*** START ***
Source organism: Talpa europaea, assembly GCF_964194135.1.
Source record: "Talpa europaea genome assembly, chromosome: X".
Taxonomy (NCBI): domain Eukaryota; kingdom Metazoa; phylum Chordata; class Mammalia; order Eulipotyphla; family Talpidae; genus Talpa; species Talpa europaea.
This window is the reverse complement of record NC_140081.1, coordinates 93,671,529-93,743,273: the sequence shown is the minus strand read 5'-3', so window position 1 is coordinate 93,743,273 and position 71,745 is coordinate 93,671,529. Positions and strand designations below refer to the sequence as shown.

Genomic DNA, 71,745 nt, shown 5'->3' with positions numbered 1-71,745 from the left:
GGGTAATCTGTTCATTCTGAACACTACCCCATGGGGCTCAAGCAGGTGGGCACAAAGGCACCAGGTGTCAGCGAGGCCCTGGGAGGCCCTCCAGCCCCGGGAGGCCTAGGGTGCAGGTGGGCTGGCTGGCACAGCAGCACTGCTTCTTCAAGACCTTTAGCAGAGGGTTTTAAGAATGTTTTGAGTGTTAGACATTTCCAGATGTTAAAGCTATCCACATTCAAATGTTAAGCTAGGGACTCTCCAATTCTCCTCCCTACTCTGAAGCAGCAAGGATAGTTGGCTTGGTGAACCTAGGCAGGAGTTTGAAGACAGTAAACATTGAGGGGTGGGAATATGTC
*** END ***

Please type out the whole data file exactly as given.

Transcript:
Source organism: Talpa europaea, assembly GCF_964194135.1.
Source record: "Talpa europaea genome assembly, chromosome: X".
Taxonomy (NCBI): domain Eukaryota; kingdom Metazoa; phylum Chordata; class Mammalia; order Eulipotyphla; family Talpidae; genus Talpa; species Talpa europaea.
This window is the reverse complement of record NC_140081.1, coordinates 93,671,529-93,743,273: the sequence shown is the minus strand read 5'-3', so window position 1 is coordinate 93,743,273 and position 71,745 is coordinate 93,671,529. Positions and strand designations below refer to the sequence as shown.

Genomic DNA, 71,745 nt, shown 5'->3' with positions numbered 1-71,745 from the left:
GGGTAATCTGTTCATTCTGAACACTACCCCATGGGGCTCAAGCAGGTGGGCACAAAGGCACCAGGTGTCAGCGAGGCCCTGGGAGGCCCTCCAGCCCCGGGAGGCCTAGGGTGCAGGTGGGCTGGCTGGCACAGCAGCACTGCTTCTTCAAGACCTTTAGCAGAGGGTTTTAAGAATGTTTTGAGTGTTAGACATTTCCAGATGTTAAAGCTATCCACATTCAAATGTTAAGCTAGGGACTCTCCAATTCTCCTCCCTACTCTGAAGCAGCAAGGATAGTTGGCTTGGTGAACCTAGGCAGGAGTTTGAAGACAGTAAACATTGAGGGGTGGGAATATGTC